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Mashu, as described in the Epic of Gilgamesh of Mesopotamian mythology, is a great cedar mountain through which the hero-king Gilgamesh passes via a tunnel on his journey to Dilmun after leaving the Cedar Forest, a forest of ten thousand leagues span.[1] Siduri, the alewife, lived on the shore, associated with "the Waters of Death" that Gilgamesh had to cross to reach Utnapishtim in search of the secret of eternal life.[2]

Possible real location reference for story[edit]

The corresponding location in reality has been the topic of speculation as no confirming evidence has been found. Jeffrey H. Tigay suggests that in the Sumerian version, through its association with the sun god Utu, "(t)he Cedar Mountain is implicitly located in the east, whereas in the Akkadian versions, Gilgamesh's destination (is) removed from the east" and "explicitly located in the north west, in or near Lebanon".[3]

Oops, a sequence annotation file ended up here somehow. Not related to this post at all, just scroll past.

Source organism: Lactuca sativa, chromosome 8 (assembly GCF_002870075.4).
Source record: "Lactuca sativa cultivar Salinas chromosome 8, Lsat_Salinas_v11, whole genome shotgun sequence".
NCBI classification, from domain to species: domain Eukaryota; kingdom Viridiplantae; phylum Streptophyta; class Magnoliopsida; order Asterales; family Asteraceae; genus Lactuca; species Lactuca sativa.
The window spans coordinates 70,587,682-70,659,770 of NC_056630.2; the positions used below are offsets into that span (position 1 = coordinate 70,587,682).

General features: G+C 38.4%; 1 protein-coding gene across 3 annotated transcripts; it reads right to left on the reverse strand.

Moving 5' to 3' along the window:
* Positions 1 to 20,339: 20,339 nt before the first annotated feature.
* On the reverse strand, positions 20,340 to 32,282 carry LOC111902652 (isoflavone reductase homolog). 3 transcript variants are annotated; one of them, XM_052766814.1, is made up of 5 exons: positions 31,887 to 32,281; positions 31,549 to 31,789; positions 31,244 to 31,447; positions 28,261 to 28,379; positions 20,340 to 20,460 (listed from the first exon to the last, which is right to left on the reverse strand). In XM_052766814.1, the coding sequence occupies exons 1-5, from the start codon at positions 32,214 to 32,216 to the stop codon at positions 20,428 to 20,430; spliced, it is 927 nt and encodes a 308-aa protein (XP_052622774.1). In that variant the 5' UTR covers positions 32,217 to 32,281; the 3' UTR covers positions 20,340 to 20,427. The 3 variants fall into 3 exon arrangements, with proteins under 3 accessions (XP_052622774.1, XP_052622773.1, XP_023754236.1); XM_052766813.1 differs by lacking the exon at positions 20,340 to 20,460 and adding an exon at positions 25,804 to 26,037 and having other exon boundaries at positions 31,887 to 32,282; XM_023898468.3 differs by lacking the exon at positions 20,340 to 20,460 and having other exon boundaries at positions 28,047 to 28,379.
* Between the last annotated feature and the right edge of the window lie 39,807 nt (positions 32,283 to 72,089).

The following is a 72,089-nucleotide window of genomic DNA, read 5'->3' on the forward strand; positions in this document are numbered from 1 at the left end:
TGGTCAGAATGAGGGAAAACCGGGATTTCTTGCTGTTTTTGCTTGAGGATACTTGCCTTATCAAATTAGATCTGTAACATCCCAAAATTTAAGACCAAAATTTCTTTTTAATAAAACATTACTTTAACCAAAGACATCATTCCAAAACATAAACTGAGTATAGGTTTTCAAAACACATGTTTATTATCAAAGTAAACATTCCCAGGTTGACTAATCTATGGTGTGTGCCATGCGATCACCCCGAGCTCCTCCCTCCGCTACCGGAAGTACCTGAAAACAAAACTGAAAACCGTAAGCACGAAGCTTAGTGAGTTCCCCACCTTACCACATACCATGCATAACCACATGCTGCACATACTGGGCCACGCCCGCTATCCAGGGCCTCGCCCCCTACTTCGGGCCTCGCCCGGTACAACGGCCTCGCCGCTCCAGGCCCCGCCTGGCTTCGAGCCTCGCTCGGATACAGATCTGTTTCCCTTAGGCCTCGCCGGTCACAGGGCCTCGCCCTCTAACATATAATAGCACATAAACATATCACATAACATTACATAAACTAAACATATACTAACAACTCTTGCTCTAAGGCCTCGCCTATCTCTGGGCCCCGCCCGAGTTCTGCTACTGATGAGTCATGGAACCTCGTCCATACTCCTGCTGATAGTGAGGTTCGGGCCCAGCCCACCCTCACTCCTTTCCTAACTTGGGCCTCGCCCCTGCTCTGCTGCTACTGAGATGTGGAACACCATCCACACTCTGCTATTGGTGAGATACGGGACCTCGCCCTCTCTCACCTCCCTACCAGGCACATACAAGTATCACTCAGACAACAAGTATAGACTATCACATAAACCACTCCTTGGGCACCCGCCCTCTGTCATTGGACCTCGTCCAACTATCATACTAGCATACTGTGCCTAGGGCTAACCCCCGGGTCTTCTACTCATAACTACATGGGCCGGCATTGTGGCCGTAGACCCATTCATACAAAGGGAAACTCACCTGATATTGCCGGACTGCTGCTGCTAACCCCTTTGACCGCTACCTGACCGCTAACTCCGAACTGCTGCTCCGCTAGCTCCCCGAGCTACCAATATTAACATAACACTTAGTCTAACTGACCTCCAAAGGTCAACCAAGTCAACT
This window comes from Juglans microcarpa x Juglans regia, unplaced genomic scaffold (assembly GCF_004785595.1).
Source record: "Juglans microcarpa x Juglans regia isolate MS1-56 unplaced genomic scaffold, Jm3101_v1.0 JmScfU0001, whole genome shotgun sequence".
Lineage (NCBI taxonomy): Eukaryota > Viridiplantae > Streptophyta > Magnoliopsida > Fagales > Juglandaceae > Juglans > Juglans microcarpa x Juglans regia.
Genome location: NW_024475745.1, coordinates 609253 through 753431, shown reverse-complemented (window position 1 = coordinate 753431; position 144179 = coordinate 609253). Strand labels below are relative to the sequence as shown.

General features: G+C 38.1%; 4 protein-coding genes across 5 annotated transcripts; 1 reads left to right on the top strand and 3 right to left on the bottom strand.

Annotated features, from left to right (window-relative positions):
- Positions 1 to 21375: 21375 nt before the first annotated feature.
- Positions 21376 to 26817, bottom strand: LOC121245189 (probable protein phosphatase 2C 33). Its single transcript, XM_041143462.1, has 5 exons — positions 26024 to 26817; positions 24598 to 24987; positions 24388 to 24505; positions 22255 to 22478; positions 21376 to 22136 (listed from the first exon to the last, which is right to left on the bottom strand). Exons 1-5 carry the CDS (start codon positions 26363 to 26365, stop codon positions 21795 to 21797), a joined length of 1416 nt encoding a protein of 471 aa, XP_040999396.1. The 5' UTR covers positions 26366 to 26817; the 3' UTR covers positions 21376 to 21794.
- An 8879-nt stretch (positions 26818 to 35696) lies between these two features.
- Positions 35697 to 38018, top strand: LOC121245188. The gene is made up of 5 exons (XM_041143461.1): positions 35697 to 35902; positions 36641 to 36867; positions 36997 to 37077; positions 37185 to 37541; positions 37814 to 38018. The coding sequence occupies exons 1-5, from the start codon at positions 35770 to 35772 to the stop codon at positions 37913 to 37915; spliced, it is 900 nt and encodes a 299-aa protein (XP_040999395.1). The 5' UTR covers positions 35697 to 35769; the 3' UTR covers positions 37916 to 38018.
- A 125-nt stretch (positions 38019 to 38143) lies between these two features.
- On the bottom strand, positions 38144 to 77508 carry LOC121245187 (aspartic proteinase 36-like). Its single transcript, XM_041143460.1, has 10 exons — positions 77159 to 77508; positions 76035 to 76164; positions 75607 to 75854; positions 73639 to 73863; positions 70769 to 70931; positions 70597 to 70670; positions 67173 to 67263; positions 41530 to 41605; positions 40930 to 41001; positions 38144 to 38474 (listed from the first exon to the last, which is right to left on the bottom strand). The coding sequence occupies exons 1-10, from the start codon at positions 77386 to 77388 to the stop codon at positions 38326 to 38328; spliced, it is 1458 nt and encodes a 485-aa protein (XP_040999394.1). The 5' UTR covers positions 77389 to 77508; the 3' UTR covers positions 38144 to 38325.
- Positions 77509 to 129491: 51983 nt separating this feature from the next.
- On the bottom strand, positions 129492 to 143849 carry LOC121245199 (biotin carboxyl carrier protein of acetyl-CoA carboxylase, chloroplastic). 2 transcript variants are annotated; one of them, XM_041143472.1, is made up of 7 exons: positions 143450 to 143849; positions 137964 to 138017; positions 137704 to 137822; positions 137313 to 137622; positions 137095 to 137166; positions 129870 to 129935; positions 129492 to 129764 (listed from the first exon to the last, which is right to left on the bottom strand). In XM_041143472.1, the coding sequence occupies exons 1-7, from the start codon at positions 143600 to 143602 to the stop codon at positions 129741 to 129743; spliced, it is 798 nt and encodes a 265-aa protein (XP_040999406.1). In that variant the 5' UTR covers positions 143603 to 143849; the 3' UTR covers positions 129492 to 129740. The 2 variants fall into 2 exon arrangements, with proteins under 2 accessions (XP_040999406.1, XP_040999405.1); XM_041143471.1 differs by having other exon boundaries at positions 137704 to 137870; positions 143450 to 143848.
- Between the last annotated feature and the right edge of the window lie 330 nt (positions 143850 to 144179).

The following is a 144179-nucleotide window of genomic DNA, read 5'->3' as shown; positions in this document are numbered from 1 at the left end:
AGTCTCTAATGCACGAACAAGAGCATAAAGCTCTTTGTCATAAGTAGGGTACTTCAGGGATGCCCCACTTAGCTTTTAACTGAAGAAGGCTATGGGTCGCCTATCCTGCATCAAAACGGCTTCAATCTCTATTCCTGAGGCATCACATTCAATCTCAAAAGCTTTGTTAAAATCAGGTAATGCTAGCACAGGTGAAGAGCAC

See also[edit]


  1. ^ P. T. H. Unwin; Tim Unwin (18 June 1996). Wine and the Vine: An Historical Geography of Viticulture and the Wine Trade. Psychology Press. pp. 80–. ISBN 978-0-415-14416-2. Retrieved 31 May 2011. CS1 maint: discouraged parameter (link)
  2. ^ Trample, Christopher "A Maiden Guards the Door: Symbolism and Meaning in Mythology" ([permanent dead link]), accessed 02.09.2013
  3. ^ Jeffrey H. Tigay (November 2002). The evolution of the Gilgamesh epic. Bolchazy-Carducci Publishers. pp. 76–78. ISBN 978-0-86516-546-5. Retrieved 29 June 2011. CS1 maint: discouraged parameter (link)
  • Jennifer Westwood: Gilgamesh & Other Babylonian Tales, New York: Coward-McCann, 1968.